July 23, 2021

Corrections Corner / Richard Hoying

Prison ministry helps those incarcerated make spiritual connection

Richard HoyingI have visited prisoners at the U.S. Penitentiary in Terre Haute for the past 18 months. The largest surprises have come in what these visits teach me about myself. Among these, I would not have known that I had any ability to discuss aspects of the personal spiritual journeys of the prisoners.

Reggie is 29 years old and has been incarcerated for nearly all of the time after he was 16, the last eight years in Terre Haute. On our last visit, Reggie introduced me to the street phrase: “jumped off the porch,” meaning “started hustling in the streets.” Reggie “jumped off the porch” at age 12 when “home” for his mother, brother and sister was a Pontiac Grand Am.

I share this background so that readers might understand the obstacles Reggie has faced in coming to his present spiritual “maturity,” following Muslim prayer and religious practices. During our April visit, in the middle of Ramadan, Reggie was genuinely joyful that this time of sacrifice (only cold cereal before dawn and cold prison food leftovers after dusk, no TV, etc.) had brought him closer to God than he had ever been.

We hear about such joy in the Gospel of Matthew, Chapter 6, but I can’t say that I had previously witnessed this in anyone. Reggie also told me of his increased reverence in prayer, saying, “I pray to let God know that I’m here.”

John was raised Catholic. Since coming to Terre Haute (after stints in state prisons), he has actively taken part in the programs that are available. He will soon graduate from one of the programs. Perhaps I shouldn’t have been surprised, but he told me of “spiritual care” dimensions of the prison program.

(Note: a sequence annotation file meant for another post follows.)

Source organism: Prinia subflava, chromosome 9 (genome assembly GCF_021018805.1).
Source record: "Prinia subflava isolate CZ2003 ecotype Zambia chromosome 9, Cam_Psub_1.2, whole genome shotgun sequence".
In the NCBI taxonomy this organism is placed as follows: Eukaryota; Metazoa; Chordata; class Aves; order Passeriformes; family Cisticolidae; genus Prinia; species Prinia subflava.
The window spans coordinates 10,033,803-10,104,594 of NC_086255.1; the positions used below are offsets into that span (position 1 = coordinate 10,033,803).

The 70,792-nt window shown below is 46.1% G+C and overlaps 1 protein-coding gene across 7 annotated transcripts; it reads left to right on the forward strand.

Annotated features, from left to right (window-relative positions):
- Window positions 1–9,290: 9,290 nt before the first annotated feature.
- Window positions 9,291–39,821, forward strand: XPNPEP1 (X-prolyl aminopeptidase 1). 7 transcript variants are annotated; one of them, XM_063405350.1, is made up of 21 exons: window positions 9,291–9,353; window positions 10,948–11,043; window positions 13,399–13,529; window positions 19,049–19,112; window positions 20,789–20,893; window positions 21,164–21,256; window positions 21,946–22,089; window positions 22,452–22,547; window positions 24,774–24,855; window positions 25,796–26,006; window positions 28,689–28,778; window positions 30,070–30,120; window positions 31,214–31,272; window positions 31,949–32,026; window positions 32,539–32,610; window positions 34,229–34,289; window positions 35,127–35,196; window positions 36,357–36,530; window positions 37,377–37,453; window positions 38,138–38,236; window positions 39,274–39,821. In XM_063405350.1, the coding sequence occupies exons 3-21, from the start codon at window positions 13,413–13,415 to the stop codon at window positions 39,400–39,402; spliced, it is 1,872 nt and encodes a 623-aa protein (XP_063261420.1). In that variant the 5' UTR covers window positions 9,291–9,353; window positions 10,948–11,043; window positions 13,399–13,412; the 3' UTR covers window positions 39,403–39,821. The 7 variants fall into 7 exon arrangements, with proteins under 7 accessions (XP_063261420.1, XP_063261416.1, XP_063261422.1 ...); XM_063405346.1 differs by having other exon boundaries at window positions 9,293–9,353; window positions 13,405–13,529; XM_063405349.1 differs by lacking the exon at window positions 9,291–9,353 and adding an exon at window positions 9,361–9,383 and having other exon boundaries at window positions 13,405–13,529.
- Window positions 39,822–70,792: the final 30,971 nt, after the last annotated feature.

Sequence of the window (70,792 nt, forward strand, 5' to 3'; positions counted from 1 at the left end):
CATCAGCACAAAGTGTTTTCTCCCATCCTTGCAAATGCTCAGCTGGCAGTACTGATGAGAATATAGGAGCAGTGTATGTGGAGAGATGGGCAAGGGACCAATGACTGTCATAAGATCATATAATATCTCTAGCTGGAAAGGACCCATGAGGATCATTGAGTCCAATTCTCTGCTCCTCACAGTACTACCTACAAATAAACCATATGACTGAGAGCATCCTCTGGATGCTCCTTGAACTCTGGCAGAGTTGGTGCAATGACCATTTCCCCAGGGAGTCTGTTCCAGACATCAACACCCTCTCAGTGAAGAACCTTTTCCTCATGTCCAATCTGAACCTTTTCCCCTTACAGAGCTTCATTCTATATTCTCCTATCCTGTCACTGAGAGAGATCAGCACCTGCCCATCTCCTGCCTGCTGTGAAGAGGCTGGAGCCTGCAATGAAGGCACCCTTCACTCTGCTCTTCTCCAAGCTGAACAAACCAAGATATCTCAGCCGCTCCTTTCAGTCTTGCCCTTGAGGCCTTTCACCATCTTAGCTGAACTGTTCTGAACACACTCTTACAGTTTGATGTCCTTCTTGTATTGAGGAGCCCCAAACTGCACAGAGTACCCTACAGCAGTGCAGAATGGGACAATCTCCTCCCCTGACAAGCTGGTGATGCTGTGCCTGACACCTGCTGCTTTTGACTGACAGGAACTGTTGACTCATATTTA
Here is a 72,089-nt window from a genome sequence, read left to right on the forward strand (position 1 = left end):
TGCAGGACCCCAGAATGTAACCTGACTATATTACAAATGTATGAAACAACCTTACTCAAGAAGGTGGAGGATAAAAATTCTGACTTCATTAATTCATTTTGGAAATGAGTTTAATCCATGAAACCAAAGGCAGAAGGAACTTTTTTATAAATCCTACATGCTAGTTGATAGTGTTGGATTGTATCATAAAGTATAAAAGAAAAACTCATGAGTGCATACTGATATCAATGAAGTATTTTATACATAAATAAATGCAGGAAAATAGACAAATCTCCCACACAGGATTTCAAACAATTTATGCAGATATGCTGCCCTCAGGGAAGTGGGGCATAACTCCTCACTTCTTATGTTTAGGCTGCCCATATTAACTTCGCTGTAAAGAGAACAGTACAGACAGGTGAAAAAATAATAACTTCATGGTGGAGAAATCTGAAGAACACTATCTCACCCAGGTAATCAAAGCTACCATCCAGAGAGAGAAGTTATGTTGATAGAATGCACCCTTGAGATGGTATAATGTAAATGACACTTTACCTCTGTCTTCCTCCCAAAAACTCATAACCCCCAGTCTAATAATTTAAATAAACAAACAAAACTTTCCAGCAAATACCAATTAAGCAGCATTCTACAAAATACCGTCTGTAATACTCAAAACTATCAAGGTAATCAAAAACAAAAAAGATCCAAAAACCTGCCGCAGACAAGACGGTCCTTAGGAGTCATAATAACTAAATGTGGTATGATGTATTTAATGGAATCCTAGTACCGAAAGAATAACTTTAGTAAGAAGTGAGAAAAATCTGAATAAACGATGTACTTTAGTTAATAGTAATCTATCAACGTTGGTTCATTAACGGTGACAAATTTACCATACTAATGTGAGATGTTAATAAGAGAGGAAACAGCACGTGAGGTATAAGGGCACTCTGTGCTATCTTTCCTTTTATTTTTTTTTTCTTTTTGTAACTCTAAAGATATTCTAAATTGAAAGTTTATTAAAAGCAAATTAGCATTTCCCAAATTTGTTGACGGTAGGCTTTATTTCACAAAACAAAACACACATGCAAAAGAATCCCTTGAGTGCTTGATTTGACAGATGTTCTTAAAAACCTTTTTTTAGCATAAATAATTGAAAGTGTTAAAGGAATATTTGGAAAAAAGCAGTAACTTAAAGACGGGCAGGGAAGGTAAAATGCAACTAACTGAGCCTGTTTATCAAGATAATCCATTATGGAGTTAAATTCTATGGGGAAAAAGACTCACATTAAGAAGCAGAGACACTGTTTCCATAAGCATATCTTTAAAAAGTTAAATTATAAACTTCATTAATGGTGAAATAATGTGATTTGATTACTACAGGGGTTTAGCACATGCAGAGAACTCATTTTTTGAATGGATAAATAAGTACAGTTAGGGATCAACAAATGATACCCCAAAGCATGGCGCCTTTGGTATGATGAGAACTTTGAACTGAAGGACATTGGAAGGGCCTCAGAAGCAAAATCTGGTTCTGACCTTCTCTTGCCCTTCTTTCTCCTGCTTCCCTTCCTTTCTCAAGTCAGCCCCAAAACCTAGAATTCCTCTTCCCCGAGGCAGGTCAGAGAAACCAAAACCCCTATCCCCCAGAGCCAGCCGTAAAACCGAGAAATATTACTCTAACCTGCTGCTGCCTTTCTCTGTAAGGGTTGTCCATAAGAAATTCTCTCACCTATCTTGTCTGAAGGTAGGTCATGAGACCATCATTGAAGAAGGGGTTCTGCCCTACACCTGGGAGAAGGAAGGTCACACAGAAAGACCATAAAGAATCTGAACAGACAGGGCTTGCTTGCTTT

He was particularly thankful for the spiritual guidance provided by Providence Sister Dorothy in leading a part of the course of study. Through John, I’ve come to appreciate just how meaningful “Catholic witness” and “Catholic prayer” are to him as an individual.

At this difficult time in his life, he is truly being fed through his book of daily devotions, through his continued correspondence with a deacon he met in state prison, and through the ministers at Terre Haute. My conversations with John remind me of the spirituality and mindfulness available to us as Catholics, if we get away from our distractions and seek him.

In her book, Waiting for an Echo: The Madness of American Incarceration, Dr. Christine Montross describes the lengths to which those in solitary confinement go to make connection with their fellow prisoners. As a volunteer visitor, I hope I can provide prisoners with a human connection to someone on the “outside.”

Another prisoner, George, calls the visits “a short time on an island” inside the prison. But I’ve also come to appreciate the spiritual connection that these men have shared. It would seem that forgiveness and redemption reside at that interface of human and spiritual connection.

Perhaps we volunteers can play a small part in assisting those in prison ministry make those connections.
 

(Richard Hoying is a member of the archdiocesan Corrections Ministry Advisory Committee and a member of St. Thomas More Parish in Mooresville.)

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